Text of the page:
Every so often, Neighbors carries a story from “the good old days.”
OK, but were they really all that good?
Beatrice Faust, Valley City, N.D., sends in a poem about them written by her mother-in-law, Dagne Faust.
Dagne was born in 1903 and grew up in rural Valley City. When she married, she and her husband lived on a quarter section of land 10 miles northwest of Valley City. They had nine children; Beatrice’s husband was one of them.
Dagne died in 1999.
“She was definitely the best mother-in-law and grandma for her many grandchildren anyone could have,” Beatrice says.
When Dagne was in her 80s or 90s, she composed this poem:
“Not for Me”
When we were living those “good old days,” they didn’t seem so good.
We read by the light of a kerosene lamp, and heated our house with wood.
We carried water up the hill to wash with, cook and scrub.
And we took our baths behind the stove — in a galvanized laundry tub.
I can smell the old lye soap and feel the sting and hurt
when some of it got in my eyes. But it really got the dirt.
We slept on corn husk mattresses, sometimes 3 in a bed.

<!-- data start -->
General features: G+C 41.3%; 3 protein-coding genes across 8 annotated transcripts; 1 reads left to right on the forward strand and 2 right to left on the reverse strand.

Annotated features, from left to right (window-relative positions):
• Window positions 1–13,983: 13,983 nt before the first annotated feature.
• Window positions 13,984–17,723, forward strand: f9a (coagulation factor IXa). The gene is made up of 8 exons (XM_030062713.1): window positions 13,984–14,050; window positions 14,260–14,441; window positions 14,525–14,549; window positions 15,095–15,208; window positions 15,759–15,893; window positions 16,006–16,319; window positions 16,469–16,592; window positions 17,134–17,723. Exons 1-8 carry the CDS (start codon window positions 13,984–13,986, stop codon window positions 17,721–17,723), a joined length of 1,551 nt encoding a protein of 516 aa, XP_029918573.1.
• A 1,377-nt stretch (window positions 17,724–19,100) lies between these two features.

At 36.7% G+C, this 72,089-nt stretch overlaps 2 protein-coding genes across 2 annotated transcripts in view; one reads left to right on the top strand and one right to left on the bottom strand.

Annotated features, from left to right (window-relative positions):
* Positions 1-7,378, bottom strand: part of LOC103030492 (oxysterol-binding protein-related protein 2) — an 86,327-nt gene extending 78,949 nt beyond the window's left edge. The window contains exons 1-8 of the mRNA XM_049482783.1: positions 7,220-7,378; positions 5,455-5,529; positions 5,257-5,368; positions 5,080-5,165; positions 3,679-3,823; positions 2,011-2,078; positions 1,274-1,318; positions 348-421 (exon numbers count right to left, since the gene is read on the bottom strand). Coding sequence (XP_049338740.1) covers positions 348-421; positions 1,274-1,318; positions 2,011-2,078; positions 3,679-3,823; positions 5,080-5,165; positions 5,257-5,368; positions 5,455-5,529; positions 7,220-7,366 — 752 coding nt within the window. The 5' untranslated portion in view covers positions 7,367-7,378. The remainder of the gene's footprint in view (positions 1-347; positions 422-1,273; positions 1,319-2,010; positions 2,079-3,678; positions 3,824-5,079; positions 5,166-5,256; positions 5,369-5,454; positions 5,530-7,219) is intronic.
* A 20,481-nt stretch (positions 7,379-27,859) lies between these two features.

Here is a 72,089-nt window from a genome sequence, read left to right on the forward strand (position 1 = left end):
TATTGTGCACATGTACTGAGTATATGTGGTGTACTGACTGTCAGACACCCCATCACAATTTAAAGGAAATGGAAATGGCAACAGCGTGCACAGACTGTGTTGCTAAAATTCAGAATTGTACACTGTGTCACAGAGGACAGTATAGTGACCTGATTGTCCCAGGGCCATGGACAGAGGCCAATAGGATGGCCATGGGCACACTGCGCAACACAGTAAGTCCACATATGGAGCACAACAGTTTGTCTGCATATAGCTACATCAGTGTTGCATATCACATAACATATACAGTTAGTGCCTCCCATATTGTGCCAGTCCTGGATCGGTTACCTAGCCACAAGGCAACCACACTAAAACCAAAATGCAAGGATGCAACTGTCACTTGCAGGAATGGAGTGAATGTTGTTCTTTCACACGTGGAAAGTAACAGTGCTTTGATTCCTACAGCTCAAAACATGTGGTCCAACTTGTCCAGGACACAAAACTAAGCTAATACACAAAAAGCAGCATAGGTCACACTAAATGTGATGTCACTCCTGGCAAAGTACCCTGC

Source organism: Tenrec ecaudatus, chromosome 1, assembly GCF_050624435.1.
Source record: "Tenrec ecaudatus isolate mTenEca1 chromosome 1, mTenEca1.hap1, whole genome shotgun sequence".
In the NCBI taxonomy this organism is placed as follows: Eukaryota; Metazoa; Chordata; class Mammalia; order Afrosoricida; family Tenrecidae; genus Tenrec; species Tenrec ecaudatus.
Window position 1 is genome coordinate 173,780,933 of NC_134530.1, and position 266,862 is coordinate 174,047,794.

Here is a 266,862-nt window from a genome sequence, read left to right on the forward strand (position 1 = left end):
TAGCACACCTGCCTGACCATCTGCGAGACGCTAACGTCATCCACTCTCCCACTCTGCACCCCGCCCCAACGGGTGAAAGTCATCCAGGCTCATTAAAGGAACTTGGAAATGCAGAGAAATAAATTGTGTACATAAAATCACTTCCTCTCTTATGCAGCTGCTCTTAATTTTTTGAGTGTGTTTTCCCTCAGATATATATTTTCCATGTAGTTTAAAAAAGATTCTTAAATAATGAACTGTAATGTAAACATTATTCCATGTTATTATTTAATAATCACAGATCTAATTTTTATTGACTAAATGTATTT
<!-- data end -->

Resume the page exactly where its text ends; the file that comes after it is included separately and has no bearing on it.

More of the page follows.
If you were late you got the foot. The early ones took the head.
We waded snow and ice and mud to get to the “seat of learning”
with a pot-bellied stove that froze our backs while our fronts were nearly burning.
We drank from a cup by a water pail on a bench where the teacher put it.
And whatever the ailment any kid had, the rest were sure to get it.
In winter you milked in a drafty barn while the wind whistled thru the cracks.
And the swirling snow, while you were inside, filled up your fresh-made tracks.
A little house at the end of a path, half hidden with brush and weeds,
In summer’s heat and winter’s cold served the family’s needs.
Now you may look with envious eyes to those times if you are 20.
But I’ve been thru those “good old times,” and once, my friend, is plenty.
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